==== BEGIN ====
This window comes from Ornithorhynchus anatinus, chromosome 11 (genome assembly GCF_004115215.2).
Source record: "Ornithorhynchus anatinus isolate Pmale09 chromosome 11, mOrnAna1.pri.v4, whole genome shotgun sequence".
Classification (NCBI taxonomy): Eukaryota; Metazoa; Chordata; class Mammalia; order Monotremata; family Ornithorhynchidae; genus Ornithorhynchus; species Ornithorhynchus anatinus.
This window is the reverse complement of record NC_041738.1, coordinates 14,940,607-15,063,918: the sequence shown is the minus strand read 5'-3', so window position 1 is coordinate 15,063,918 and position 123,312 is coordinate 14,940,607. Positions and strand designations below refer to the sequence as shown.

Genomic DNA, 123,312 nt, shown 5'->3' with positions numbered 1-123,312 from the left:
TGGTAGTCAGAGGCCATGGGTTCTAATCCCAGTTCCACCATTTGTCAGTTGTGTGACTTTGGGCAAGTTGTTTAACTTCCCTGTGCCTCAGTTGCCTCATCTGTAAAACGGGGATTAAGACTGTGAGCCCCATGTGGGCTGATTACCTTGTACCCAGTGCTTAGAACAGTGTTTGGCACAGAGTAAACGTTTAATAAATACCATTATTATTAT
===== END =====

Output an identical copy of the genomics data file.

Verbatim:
This window comes from Ornithorhynchus anatinus, chromosome 11 (genome assembly GCF_004115215.2).
Source record: "Ornithorhynchus anatinus isolate Pmale09 chromosome 11, mOrnAna1.pri.v4, whole genome shotgun sequence".
Classification (NCBI taxonomy): Eukaryota; Metazoa; Chordata; class Mammalia; order Monotremata; family Ornithorhynchidae; genus Ornithorhynchus; species Ornithorhynchus anatinus.
This window is the reverse complement of record NC_041738.1, coordinates 14,940,607-15,063,918: the sequence shown is the minus strand read 5'-3', so window position 1 is coordinate 15,063,918 and position 123,312 is coordinate 14,940,607. Positions and strand designations below refer to the sequence as shown.

Genomic DNA, 123,312 nt, shown 5'->3' with positions numbered 1-123,312 from the left:
TGGTAGTCAGAGGCCATGGGTTCTAATCCCAGTTCCACCATTTGTCAGTTGTGTGACTTTGGGCAAGTTGTTTAACTTCCCTGTGCCTCAGTTGCCTCATCTGTAAAACGGGGATTAAGACTGTGAGCCCCATGTGGGCTGATTACCTTGTACCCAGTGCTTAGAACAGTGTTTGGCACAGAGTAAACGTTTAATAAATACCATTATTATTAT